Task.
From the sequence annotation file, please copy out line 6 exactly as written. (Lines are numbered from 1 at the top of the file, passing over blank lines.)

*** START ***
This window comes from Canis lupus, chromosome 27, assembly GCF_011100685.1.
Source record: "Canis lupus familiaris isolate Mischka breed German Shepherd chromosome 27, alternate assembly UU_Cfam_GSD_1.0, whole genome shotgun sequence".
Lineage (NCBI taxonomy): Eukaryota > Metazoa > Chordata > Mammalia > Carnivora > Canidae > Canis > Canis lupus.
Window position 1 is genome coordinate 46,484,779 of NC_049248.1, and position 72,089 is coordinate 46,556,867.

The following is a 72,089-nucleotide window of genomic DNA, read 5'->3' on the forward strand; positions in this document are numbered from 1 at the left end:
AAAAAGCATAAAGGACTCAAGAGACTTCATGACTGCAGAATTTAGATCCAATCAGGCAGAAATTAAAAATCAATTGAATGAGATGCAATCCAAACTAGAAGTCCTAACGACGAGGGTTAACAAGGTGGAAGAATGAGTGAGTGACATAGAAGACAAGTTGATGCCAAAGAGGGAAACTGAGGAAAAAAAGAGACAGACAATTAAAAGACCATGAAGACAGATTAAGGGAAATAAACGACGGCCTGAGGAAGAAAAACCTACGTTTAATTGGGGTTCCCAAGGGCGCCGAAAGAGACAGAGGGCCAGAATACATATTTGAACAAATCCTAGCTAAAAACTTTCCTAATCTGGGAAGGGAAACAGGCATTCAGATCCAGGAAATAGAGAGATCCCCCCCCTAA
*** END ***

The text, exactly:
AAAAAGCATAAAGGACTCAAGAGACTTCATGACTGCAGAATTTAGATCCAATCAGGCAGAAATTAAAAATCAATTGAATGAGATGCAATCCAAACTAGAAGTCCTAACGACGAGGGTTAACAAGGTGGAAGAATGAGTGAGTGACATAGAAGACAAGTTGATGCCAAAGAGGGAAACTGAGGAAAAAAAGAGACAGACAATTAAAAGACCATGAAGACAGATTAAGGGAAATAAACGACGGCCTGAGGAAGAAAAACCTACGTTTAATTGGGGTTCCCAAGGGCGCCGAAAGAGACAGAGGGCCAGAATACATATTTGAACAAATCCTAGCTAAAAACTTTCCTAATCTGGGAAGGGAAACAGGCATTCAGATCCAGGAAATAGAGAGATCCCCCCCCTAA